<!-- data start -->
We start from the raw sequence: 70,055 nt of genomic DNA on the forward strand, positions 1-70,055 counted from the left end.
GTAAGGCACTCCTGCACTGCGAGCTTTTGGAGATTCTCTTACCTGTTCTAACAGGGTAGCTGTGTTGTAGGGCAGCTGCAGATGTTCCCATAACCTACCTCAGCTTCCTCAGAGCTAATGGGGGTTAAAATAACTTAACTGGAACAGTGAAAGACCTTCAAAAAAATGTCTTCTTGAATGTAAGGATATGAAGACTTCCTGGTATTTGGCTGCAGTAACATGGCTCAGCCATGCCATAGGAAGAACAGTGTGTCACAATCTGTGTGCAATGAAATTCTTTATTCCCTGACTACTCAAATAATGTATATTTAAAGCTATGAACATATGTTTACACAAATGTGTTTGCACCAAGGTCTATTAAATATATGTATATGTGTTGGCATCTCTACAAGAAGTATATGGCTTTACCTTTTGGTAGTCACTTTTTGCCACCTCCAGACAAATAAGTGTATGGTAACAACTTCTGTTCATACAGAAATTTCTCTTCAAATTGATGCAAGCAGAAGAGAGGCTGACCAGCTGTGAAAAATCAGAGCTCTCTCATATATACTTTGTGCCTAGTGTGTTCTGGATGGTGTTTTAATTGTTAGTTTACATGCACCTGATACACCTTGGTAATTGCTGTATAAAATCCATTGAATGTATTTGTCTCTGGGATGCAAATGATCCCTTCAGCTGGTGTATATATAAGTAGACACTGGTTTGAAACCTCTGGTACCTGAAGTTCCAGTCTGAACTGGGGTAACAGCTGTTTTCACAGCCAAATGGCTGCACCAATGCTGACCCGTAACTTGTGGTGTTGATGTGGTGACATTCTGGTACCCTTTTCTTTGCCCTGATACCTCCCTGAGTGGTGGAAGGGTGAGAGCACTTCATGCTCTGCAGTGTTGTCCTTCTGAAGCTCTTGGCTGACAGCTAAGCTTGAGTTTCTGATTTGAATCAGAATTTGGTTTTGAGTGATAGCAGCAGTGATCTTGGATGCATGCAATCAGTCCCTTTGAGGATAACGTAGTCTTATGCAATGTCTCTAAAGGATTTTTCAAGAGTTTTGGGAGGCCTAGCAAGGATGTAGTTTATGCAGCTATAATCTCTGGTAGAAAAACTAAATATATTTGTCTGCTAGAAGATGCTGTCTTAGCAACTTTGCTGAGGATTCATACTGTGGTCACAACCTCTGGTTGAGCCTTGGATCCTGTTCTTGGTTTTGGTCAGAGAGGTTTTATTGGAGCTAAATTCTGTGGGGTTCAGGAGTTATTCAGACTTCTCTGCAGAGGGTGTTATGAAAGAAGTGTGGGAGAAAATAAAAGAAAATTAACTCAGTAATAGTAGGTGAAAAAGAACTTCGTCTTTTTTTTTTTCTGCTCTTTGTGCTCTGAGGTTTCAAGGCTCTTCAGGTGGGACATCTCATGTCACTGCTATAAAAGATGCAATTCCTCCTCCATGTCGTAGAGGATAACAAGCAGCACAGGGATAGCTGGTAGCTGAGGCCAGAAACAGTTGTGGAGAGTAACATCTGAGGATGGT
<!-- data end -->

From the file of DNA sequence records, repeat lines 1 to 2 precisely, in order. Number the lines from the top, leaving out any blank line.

We start from the raw sequence: 70,055 nt of genomic DNA on the forward strand, positions 1-70,055 counted from the left end.
GTAAGGCACTCCTGCACTGCGAGCTTTTGGAGATTCTCTTACCTGTTCTAACAGGGTAGCTGTGTTGTAGGGCAGCTGCAGATGTTCCCATAACCTACCTCAGCTTCCTCAGAGCTAATGGGGGTTAAAATAACTTAACTGGAACAGTGAAAGACCTTCAAAAAAATGTCTTCTTGAATGTAAGGATATGAAGACTTCCTGGTATTTGGCTGCAGTAACATGGCTCAGCCATGCCATAGGAAGAACAGTGTGTCACAATCTGTGTGCAATGAAATTCTTTATTCCCTGACTACTCAAATAATGTATATTTAAAGCTATGAACATATGTTTACACAAATGTGTTTGCACCAAGGTCTATTAAATATATGTATATGTGTTGGCATCTCTACAAGAAGTATATGGCTTTACCTTTTGGTAGTCACTTTTTGCCACCTCCAGACAAATAAGTGTATGGTAACAACTTCTGTTCATACAGAAATTTCTCTTCAAATTGATGCAAGCAGAAGAGAGGCTGACCAGCTGTGAAAAATCAGAGCTCTCTCATATATACTTTGTGCCTAGTGTGTTCTGGATGGTGTTTTAATTGTTAGTTTACATGCACCTGATACACCTTGGTAATTGCTGTATAAAATCCATTGAATGTATTTGTCTCTGGGATGCAAATGATCCCTTCAGCTGGTGTATATATAAGTAGACACTGGTTTGAAACCTCTGGTACCTGAAGTTCCAGTCTGAACTGGGGTAACAGCTGTTTTCACAGCCAAATGGCTGCACCAATGCTGACCCGTAACTTGTGGTGTTGATGTGGTGACATTCTGGTACCCTTTTCTTTGCCCTGATACCTCCCTGAGTGGTGGAAGGGTGAGAGCACTTCATGCTCTGCAGTGTTGTCCTTCTGAAGCTCTTGGCTGACAGCTAAGCTTGAGTTTCTGATTTGAATCAGAATTTGGTTTTGAGTGATAGCAGCAGTGATCTTGGATGCATGCAATCAGTCCCTTTGAGGATAACGTAGTCTTATGCAATGTCTCTAAAGGATTTTTCAAGAGTTTTGGGAGGCCTAGCAAGGATGTAGTTTATGCAGCTATAATCTCTGGTAGAAAAACTAAATATATTTGTCTGCTAGAAGATGCTGTCTTAGCAACTTTGCTGAGGATTCATACTGTGGTCACAACCTCTGGTTGAGCCTTGGATCCTGTTCTTGGTTTTGGTCAGAGAGGTTTTATTGGAGCTAAATTCTGTGGGGTTCAGGAGTTATTCAGACTTCTCTGCAGAGGGTGTTATGAAAGAAGTGTGGGAGAAAATAAAAGAAAATTAACTCAGTAATAGTAGGTGAAAAAGAACTTCGTCTTTTTTTTTTTCTGCTCTTTGTGCTCTGAGGTTTCAAGGCTCTTCAGGTGGGACATCTCATGTCACTGCTATAAAAGATGCAATTCCTCCTCCATGTCGTAGAGGATAACAAGCAGCACAGGGATAGCTGGTAGCTGAGGCCAGAAACAGTTGTGGAGAGTAACATCTGAGGATGGT